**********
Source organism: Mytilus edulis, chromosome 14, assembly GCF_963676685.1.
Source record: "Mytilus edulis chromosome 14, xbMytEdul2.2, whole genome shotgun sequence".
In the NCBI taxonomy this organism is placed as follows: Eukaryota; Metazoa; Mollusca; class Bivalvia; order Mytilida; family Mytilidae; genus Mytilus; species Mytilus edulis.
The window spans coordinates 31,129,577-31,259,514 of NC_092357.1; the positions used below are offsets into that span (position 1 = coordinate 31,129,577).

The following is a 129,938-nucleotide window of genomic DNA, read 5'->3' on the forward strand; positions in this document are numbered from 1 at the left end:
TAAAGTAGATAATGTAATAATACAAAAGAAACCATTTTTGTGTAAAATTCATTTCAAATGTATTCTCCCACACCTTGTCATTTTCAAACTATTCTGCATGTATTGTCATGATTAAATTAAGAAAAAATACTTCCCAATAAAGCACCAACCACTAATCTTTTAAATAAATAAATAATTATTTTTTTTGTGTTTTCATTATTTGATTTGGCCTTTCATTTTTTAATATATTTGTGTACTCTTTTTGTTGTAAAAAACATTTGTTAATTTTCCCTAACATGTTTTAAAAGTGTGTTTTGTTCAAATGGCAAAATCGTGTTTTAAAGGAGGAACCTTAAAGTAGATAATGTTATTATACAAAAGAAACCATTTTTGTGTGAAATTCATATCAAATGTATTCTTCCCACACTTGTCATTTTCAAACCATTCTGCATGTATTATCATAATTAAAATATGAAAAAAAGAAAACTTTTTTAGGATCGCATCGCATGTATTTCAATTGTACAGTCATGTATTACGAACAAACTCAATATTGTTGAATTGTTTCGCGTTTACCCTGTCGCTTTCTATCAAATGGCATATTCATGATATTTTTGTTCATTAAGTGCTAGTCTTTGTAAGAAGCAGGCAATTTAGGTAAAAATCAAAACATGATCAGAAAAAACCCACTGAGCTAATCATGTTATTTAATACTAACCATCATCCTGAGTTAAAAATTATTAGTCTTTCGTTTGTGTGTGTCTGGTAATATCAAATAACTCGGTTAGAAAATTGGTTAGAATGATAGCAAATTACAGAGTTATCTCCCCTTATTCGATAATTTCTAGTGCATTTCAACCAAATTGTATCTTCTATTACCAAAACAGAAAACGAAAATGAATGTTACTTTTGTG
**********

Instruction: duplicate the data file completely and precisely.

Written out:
Source organism: Mytilus edulis, chromosome 14, assembly GCF_963676685.1.
Source record: "Mytilus edulis chromosome 14, xbMytEdul2.2, whole genome shotgun sequence".
In the NCBI taxonomy this organism is placed as follows: Eukaryota; Metazoa; Mollusca; class Bivalvia; order Mytilida; family Mytilidae; genus Mytilus; species Mytilus edulis.
The window spans coordinates 31,129,577-31,259,514 of NC_092357.1; the positions used below are offsets into that span (position 1 = coordinate 31,129,577).

The following is a 129,938-nucleotide window of genomic DNA, read 5'->3' on the forward strand; positions in this document are numbered from 1 at the left end:
TAAAGTAGATAATGTAATAATACAAAAGAAACCATTTTTGTGTAAAATTCATTTCAAATGTATTCTCCCACACCTTGTCATTTTCAAACTATTCTGCATGTATTGTCATGATTAAATTAAGAAAAAATACTTCCCAATAAAGCACCAACCACTAATCTTTTAAATAAATAAATAATTATTTTTTTTGTGTTTTCATTATTTGATTTGGCCTTTCATTTTTTAATATATTTGTGTACTCTTTTTGTTGTAAAAAACATTTGTTAATTTTCCCTAACATGTTTTAAAAGTGTGTTTTGTTCAAATGGCAAAATCGTGTTTTAAAGGAGGAACCTTAAAGTAGATAATGTTATTATACAAAAGAAACCATTTTTGTGTGAAATTCATATCAAATGTATTCTTCCCACACTTGTCATTTTCAAACCATTCTGCATGTATTATCATAATTAAAATATGAAAAAAAGAAAACTTTTTTAGGATCGCATCGCATGTATTTCAATTGTACAGTCATGTATTACGAACAAACTCAATATTGTTGAATTGTTTCGCGTTTACCCTGTCGCTTTCTATCAAATGGCATATTCATGATATTTTTGTTCATTAAGTGCTAGTCTTTGTAAGAAGCAGGCAATTTAGGTAAAAATCAAAACATGATCAGAAAAAACCCACTGAGCTAATCATGTTATTTAATACTAACCATCATCCTGAGTTAAAAATTATTAGTCTTTCGTTTGTGTGTGTCTGGTAATATCAAATAACTCGGTTAGAAAATTGGTTAGAATGATAGCAAATTACAGAGTTATCTCCCCTTATTCGATAATTTCTAGTGCATTTCAACCAAATTGTATCTTCTATTACCAAAACAGAAAACGAAAATGAATGTTACTTTTGTG